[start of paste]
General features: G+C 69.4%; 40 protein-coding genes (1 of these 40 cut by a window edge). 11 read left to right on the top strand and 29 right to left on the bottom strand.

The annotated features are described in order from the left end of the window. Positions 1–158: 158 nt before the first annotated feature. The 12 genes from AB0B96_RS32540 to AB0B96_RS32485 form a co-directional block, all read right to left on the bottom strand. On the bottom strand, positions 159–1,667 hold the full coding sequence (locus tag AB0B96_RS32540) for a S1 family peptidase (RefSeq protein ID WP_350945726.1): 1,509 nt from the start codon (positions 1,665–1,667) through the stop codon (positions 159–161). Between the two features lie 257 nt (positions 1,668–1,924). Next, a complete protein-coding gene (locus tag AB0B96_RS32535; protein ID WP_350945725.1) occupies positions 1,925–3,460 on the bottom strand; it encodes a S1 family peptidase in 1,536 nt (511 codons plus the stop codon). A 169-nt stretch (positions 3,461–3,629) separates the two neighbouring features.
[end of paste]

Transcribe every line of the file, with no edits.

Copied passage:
General features: G+C 69.4%; 40 protein-coding genes (1 of these 40 cut by a window edge). 11 read left to right on the top strand and 29 right to left on the bottom strand.

The annotated features are described in order from the left end of the window. Positions 1–158: 158 nt before the first annotated feature. The 12 genes from AB0B96_RS32540 to AB0B96_RS32485 form a co-directional block, all read right to left on the bottom strand. On the bottom strand, positions 159–1,667 hold the full coding sequence (locus tag AB0B96_RS32540) for a S1 family peptidase (RefSeq protein ID WP_350945726.1): 1,509 nt from the start codon (positions 1,665–1,667) through the stop codon (positions 159–161). Between the two features lie 257 nt (positions 1,668–1,924). Next, a complete protein-coding gene (locus tag AB0B96_RS32535; protein ID WP_350945725.1) occupies positions 1,925–3,460 on the bottom strand; it encodes a S1 family peptidase in 1,536 nt (511 codons plus the stop codon). A 169-nt stretch (positions 3,461–3,629) separates the two neighbouring features.